Did your dad just tell you to get a job bussing tables to pay your way through college? What is he talking about? Does he mean you need to go to the bus stop?
This post unpacks everything you need to know about the meaning and origin of this idiomatic expression.
Bussing Tables Meaning
If you’re “bussing tables,” it means that you’re either waiting tables or clearing and setting tables at a restaurant. The term can also be inclusive of all front-of-house restaurant duties involving serving customers.
Typically, the job would initially refer more to the cleaning and resetting of the table. However, as restaurants tightened salary bills, bussing would become the responsibility of waitrons, making the “busboy” position irrelevant.
As more women entered the workforce, the use of “busboy” faded away, moving to the term waiter or waitress. This term was also considered sexist, evolving into the genderless form of “waitron.” However, “bussing tables” is still a common term in the restaurant industry today, and you probably hear people use it all the time in movies and conversations.
Bussing Tables Example Usage
“One of the best jobs I had, when I was young, was bussing tables; it’s a great way to make a cash income.”
“We haven’t seen Rob in a while since he got that job bussing tables.”
“Bussing tables can be hard on your feet, so make sure you wear comfortable shoes.”
“There’s nothing wrong with bussing tables part-time during college; you’ll end up with less student loan debt.”
Bussing Tables Origin
“Bussing tables” first appeared in print media as early as 1945. However, the term “busboy” would appear some 40-years before bussing tables, appearing in print in 1902. “Bussing tables” originates from the use of the word “busboy” describing their duties in the hotel or restaurant.
It might surprise you to learn that the term “busboy” originates from “omnibus boy.” Since waitrons must perform several tasks on duty, such as setting and clearing tables and serving the customers food and beverages, they earned the term “omibus” to describe the range of skills and functions.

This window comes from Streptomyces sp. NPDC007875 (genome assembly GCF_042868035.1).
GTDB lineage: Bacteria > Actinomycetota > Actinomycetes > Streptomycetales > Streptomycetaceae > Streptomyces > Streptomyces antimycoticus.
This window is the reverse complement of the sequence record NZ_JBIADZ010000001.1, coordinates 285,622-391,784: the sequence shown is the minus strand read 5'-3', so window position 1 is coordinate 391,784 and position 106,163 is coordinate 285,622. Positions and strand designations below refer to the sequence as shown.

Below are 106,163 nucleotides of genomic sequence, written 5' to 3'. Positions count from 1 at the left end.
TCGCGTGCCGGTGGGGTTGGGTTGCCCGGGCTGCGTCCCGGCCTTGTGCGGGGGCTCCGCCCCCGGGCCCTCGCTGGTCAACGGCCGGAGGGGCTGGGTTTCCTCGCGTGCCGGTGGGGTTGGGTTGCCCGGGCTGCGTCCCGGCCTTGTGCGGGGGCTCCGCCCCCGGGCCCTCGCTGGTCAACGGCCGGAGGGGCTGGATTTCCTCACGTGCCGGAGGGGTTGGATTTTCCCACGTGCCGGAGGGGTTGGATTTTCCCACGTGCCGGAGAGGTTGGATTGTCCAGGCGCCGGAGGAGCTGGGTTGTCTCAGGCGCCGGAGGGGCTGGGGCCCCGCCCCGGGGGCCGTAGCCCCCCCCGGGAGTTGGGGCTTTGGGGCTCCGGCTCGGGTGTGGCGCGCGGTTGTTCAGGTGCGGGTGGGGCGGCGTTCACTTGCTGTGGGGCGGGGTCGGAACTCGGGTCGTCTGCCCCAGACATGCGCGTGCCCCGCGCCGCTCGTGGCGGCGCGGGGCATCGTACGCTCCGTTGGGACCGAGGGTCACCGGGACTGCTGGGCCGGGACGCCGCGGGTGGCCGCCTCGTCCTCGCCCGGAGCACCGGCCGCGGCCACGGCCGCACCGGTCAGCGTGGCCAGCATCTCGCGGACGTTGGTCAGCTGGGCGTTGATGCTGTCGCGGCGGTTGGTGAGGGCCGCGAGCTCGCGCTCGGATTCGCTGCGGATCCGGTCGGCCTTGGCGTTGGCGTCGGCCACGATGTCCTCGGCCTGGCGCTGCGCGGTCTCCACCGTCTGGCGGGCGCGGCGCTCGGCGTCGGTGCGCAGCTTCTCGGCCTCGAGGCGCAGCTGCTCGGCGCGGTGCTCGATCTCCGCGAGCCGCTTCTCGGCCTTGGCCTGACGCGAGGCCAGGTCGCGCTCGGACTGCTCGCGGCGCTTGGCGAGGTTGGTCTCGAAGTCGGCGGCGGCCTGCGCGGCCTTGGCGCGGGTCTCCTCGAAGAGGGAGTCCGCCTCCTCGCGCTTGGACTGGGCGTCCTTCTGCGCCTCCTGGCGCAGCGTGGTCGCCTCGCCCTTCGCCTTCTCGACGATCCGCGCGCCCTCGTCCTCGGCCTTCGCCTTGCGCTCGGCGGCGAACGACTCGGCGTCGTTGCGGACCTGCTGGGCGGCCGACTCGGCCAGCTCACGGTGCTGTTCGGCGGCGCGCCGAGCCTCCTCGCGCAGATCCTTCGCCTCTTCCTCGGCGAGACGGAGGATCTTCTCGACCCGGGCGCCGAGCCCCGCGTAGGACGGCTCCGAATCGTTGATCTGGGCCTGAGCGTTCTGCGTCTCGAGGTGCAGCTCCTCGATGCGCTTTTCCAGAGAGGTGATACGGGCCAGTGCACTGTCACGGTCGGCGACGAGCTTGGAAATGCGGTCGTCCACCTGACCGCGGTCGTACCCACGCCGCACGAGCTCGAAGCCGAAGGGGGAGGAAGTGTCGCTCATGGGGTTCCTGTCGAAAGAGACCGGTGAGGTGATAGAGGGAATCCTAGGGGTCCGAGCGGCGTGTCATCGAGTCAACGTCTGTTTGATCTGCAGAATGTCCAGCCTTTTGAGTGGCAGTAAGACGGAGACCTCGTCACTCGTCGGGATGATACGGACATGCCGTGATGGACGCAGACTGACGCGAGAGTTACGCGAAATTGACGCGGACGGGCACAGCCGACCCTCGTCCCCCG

The word “omnibus” originates from the Latin “Omi,” referring to “all.” So, a busboy is an employee at a restaurant or hotel with a host of responsibilities in their job description.
However, with the rise of women in the workforce, the term “busboy” started to fade away in the 80s and 90s. Instead, people would use the term “waitrons” to describe waiters and waitresses without bringing a sexist overtone to the word.
While “busboy” faded away over the last two or three decades, people still use the term “bussing tables” to refer to the art of waiting on other people in restaurants. Some people may use the word to describe the clearing or tables and not the serving of food or drinks.
Phrases Similar to Bussing Tables
- Waiting tables.
- Serving tables.
Phrases Opposite to Bussing Tables
- Setting tables.
What is the Correct Saying?
- Bussing tables.
Ways People May Say Bussing Tables Incorrectly
Some people may refer to the job of bussing tables as demeaning. However, waitrons are necessary for the industry, and the restaurant experience wouldn’t be the same without them. Therefore, using the phrase in a derogatory manner may show that you don’t care about the plight of working-class people, and some might find that highly offensive.
Acceptable Ways to Phrase Bussing Tables
Bussing tables is a respectable working-class job. Waitrons are a somewhat underappreciated part of the service sector, and they deserve good treatment. When you’re using “bussing tables” in conversation, it’s best to use it in a positive light to avoid offending others.